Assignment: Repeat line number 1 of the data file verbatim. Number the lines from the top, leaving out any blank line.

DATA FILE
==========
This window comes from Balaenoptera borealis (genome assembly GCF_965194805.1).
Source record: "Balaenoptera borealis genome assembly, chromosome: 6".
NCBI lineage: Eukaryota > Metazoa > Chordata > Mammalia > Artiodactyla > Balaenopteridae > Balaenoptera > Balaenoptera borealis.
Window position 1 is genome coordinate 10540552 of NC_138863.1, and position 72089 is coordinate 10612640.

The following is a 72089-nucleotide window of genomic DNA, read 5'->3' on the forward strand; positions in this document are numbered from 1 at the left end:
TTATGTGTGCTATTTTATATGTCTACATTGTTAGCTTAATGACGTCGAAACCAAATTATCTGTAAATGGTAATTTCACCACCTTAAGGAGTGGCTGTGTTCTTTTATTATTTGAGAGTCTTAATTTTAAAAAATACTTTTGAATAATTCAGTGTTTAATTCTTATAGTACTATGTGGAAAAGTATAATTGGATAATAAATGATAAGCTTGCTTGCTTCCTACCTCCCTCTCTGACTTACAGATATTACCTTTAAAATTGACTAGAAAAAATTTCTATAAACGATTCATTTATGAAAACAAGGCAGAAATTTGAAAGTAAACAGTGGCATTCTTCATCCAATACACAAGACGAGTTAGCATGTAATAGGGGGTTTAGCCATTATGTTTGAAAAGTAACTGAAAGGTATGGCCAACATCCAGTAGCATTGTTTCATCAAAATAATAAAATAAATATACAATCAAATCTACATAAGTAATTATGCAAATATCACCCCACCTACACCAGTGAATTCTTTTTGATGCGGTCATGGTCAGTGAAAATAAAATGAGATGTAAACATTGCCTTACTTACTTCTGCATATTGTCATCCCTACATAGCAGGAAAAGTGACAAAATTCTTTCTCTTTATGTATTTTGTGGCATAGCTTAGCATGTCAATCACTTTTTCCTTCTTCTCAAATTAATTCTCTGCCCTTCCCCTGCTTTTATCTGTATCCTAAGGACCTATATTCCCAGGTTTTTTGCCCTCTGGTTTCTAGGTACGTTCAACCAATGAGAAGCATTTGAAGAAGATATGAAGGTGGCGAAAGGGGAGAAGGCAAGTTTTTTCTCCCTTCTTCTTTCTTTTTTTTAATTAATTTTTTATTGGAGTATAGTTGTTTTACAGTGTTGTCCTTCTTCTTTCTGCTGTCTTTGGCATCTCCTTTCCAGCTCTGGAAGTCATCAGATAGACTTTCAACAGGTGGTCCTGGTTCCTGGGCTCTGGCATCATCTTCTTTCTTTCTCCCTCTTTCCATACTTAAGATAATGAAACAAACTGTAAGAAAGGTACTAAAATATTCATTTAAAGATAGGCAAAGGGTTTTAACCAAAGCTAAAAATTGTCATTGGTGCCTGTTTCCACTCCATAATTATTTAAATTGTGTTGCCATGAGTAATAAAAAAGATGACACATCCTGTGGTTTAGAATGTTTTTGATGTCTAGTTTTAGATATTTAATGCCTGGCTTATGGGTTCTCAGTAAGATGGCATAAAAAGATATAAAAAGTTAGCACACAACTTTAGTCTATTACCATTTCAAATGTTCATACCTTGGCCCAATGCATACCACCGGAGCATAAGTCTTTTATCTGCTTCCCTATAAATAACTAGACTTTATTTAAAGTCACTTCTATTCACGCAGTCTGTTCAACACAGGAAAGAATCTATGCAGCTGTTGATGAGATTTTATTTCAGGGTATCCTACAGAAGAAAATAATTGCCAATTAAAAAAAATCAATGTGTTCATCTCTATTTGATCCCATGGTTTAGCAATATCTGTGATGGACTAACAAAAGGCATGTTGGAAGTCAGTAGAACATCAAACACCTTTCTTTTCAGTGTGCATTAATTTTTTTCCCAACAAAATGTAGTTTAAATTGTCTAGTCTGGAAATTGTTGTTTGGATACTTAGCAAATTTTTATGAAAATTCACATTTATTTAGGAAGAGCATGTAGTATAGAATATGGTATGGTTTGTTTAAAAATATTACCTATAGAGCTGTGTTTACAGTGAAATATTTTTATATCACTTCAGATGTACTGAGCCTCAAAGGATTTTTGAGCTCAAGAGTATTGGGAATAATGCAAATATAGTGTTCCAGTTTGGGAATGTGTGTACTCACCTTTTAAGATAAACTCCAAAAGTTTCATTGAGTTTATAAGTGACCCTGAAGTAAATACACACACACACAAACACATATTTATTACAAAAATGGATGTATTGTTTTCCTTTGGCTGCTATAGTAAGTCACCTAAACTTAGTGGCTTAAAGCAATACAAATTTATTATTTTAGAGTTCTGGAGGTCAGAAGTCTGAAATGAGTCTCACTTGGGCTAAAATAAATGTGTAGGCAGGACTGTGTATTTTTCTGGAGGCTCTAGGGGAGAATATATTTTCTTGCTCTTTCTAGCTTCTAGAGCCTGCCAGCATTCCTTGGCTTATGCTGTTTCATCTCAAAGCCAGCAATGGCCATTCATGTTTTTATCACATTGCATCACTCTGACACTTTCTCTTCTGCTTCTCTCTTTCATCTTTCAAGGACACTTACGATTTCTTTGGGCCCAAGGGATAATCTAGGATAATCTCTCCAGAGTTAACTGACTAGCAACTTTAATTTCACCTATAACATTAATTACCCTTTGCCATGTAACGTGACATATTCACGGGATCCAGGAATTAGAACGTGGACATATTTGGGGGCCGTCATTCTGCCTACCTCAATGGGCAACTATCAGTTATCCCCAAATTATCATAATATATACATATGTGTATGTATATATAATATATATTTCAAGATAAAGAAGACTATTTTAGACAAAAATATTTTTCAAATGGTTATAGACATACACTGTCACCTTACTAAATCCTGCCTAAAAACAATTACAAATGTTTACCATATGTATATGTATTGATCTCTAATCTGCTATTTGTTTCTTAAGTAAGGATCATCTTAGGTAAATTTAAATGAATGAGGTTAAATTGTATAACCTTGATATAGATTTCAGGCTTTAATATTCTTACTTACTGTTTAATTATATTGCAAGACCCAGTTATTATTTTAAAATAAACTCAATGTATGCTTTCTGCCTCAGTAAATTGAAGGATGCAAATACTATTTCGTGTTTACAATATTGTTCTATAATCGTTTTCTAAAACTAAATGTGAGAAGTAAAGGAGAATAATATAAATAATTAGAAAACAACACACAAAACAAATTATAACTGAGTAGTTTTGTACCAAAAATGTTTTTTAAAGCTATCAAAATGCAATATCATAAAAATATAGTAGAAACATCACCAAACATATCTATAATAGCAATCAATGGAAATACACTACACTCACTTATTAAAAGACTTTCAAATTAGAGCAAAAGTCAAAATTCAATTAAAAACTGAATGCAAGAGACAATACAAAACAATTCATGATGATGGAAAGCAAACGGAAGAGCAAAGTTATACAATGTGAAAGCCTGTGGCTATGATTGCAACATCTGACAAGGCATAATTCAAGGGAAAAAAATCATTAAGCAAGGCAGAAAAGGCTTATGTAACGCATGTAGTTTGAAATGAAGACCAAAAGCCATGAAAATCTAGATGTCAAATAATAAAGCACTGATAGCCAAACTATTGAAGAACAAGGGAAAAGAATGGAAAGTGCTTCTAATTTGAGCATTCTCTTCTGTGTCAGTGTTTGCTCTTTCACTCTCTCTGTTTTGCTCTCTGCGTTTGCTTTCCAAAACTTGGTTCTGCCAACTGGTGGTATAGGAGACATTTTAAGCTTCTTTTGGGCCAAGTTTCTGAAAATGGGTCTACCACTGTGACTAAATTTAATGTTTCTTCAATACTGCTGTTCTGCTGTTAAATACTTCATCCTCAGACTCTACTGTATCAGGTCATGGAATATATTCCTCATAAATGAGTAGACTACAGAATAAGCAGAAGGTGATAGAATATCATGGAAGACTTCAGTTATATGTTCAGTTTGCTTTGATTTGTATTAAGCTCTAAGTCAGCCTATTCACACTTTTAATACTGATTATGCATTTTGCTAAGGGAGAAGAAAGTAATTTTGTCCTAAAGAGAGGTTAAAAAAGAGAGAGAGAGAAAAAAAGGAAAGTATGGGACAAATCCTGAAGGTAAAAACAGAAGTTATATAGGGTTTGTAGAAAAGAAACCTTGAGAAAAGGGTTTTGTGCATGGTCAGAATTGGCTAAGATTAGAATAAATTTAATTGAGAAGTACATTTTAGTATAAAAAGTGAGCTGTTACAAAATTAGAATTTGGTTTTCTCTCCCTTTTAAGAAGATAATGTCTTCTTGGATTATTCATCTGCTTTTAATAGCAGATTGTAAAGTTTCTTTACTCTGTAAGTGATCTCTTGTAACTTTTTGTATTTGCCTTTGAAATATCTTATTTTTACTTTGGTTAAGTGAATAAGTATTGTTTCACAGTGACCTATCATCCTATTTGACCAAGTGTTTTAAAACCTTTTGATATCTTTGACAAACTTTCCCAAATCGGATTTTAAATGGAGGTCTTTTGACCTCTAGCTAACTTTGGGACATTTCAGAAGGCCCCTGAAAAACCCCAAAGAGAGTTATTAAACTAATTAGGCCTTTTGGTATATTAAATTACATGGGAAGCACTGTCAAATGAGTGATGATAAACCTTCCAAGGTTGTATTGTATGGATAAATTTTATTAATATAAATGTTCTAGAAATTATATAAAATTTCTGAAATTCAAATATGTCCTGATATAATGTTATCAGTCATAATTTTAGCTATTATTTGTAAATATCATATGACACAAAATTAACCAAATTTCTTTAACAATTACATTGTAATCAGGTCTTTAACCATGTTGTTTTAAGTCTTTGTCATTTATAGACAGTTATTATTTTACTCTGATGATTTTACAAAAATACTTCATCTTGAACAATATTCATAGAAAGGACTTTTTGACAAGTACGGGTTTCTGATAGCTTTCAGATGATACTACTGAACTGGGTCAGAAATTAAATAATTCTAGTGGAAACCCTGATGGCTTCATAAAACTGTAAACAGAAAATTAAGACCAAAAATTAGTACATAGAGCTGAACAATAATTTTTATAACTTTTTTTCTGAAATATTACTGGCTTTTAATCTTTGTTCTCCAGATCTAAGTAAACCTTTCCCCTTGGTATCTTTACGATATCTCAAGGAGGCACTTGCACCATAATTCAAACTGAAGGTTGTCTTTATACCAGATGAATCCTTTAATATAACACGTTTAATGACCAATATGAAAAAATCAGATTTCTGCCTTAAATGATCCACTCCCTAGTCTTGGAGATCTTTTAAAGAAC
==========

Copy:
This window comes from Balaenoptera borealis (genome assembly GCF_965194805.1).